Author: Hass, Steve
Date published: April 1, 2010
THE MANHATTAN TRANSFER'S STEVE HASS On Time, Dynamics, And Double Bass
I saw you perform with the Manhattan Transfer at the Dakota in Minneapolis. I was expecting to hear some great vocal jazz. What I got was a lesson on how to play drums behind vocalists. Your musicality, time, and dynamics really amazed me. How did you develop such confident and consistent time? My time often wavers in situations where the other musicians don't lock up with my beat.
Your dynamics were impeccable. I've seen many bands play the Dakota, and usually the drums overpower the band. You played that room like no one I have ever heard. Every lyric was crystal clear. You never played over mezzo forte [moderately loud], yet the energy and content of your drumming was still driving the band. How do you work on dynamics? Do you use lighter sticks or different cymbals depending on the size of the venue?
You also played a very tasty double bass pattern during your trades with the pianist, which consisted of some odd groupings. Do you remember what that was? I would love to see it written out. Thanks for the inspiration!
Thanks for the kind words, Mike. It's nice to know there are people out in the authence really listening.
My concept behind playing time is simple: Lay down a comfy carpet for everyone to walk on. Whether they walk off the carpet, hover at the edge, or stay in the middle is a musicai choice they must make. When a song has a tempo marking of 104 bpm, I play it at 104. If the chorus needs a nudge, I'll play on top. If the bridge needs to lay back, I'll play behind. But the tempo will remain at 104. Of course, I'm not a machine, but I do my best to keep that kind of consistency.
There are exceptions, though, and some gigs require looser playing. In an improvisational jazz setting, there's usually no need for super-strict time playing. But situations where the musicians are not hooking up with the drums are simply beyond your control. Just lay down that carpet.
My advice to anyone who's working on developing consistent time is to practice with a metronome and to record yourself. Make mental notes of what you're playing when you're rushing or dragging, and then take appropriate measures in your practice routine to fix the problem. For example, I've noticed that when some of my students bounce 8th notes on the hi-hat with the foot, they rush. Once this problem is identified, it can be repaired.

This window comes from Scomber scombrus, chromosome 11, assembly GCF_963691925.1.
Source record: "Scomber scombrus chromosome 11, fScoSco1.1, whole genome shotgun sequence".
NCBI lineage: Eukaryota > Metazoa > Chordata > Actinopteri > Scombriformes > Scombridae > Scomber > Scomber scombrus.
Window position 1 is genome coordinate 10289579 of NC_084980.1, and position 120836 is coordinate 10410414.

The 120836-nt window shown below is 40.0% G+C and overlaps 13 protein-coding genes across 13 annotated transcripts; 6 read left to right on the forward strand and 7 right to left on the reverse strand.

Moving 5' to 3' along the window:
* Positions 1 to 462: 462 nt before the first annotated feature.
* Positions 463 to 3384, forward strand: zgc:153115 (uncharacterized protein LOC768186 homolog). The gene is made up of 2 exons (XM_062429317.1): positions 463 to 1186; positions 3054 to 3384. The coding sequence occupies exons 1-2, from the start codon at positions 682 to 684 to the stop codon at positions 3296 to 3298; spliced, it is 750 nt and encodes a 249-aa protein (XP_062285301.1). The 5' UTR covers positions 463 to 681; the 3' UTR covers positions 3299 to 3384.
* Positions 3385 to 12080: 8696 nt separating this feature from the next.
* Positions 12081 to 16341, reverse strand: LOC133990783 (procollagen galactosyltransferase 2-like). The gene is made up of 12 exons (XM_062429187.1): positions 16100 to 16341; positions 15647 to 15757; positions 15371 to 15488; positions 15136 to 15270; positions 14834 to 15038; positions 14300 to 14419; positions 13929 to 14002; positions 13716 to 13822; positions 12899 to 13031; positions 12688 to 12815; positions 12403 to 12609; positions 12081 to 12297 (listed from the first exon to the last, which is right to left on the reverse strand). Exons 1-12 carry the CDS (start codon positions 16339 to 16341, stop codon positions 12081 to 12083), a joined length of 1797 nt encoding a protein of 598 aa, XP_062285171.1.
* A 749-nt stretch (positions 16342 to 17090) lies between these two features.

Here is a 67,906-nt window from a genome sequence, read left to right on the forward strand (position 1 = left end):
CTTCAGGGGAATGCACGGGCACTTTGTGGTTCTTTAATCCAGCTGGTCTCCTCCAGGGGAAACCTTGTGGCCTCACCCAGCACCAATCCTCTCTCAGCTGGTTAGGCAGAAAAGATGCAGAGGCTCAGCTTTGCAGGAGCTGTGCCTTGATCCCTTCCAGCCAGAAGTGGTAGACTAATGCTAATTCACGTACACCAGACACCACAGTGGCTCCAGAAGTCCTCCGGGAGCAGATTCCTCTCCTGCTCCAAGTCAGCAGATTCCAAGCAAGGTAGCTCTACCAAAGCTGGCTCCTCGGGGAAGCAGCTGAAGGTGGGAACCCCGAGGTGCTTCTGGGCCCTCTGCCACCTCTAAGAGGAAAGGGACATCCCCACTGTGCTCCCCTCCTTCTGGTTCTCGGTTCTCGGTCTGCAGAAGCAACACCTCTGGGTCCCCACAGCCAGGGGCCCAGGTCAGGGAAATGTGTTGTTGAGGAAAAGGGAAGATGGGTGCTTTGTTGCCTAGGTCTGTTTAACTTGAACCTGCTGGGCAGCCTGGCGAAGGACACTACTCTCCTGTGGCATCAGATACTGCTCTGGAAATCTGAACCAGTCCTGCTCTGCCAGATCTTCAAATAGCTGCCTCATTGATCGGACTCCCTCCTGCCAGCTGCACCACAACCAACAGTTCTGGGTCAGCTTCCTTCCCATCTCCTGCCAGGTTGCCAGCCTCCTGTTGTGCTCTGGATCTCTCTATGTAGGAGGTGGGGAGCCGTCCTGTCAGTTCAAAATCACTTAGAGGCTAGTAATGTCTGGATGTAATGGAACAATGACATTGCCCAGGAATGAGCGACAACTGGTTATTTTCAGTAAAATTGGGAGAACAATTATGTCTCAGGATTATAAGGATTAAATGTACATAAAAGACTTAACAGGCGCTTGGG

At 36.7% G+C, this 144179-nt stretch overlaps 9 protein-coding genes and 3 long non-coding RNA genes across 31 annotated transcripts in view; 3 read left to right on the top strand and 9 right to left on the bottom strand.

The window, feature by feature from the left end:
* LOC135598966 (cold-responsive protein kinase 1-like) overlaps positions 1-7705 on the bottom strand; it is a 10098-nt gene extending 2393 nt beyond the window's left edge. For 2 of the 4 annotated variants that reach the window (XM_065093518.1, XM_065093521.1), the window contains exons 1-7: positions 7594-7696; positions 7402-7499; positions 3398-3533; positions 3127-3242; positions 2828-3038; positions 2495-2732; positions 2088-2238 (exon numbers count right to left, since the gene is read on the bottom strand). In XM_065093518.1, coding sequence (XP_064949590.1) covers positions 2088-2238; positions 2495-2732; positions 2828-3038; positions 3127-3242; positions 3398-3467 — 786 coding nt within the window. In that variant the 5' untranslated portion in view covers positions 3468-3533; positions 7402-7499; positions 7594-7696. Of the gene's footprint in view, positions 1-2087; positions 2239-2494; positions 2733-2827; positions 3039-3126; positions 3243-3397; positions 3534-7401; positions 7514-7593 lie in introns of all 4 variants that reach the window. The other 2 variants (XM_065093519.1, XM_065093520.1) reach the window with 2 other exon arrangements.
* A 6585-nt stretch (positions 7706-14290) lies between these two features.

The first time I played with pianist Danilo Perez, his advice to me was invaluable. He said, "Man, what you're playing is beautiful. But if you can play with that same intensity at half the volume, your phone will never stop ringing." He was right. I believe you have to mix yourself accordingly and play to the room. Regardless of genre, I play each room differently. In small clubs and sensitive theaters, I'll never reach a volume of forte [loud] while the ensemble is playing. In bigger theaters and arenas, I'll play with more volume and power. I adjust my dynamic range as if I'm the front-of-house engineer.
As far as drumsticks, I use the Regal Tip 8A hickory. For low-volume gigs, I use the 8A maple. The size of the stick is the same, but the weight is slightly iighter. In volume-sensitive situations I play my backbeat lighter and in the center of the snare drum without hitting a rimshot. (I typically play backbeats as rimshots.) At the Dakota, I also used a Yamaha plastic muffling ring to help control the sound.
My cymbal choice has nothing to do with volume. I believe you should be able to control your cymbals and drums in order to play in the desired dynamic range. The Dakota is a very sensitive room. That evening, people paid good money to see and hear the Manhattan Transfer sing. I had to make sure to keep up the intensity and groove without getting in the way of the vocals. In venues like the Dakota, I begin soundcheck without a monitor. I try to keep a dynamic range that allows me to hear all the instruments acoustically. The night you saw me, I had only a drum loop and my Roland sampler coming through my monitor. When people approached me after the show saying it sounded like a recording, I felt I had done my job.
Do I practice my dynamics? Actually, no. That's something that has been learned on the job. Playing louder when the music becomes intense is normalit's human. My suggestion is to try to control your dynamic range so you have more headroom when the music becomes intense.
Regarding the trading, I don't usually remember anything specific that I play in solos or trades. But you said the key words: double bass. I'm new to double bass, and I have limited capabilities with the double pedal. So that narrows it down for me. I'm not sure exactly what I played, but it was something like the following example. The tempo is 128 bpm. (And be sure to make note of the dynamics.) For this pattern I lead with my left hand and left foot and play single strokes. But you can do whatever feels good. I also improvise the orchestration in my hands. I usually divide the hands between the toms and snare. It's written on just snare drum, leaving the orchestration up to you. Have fun!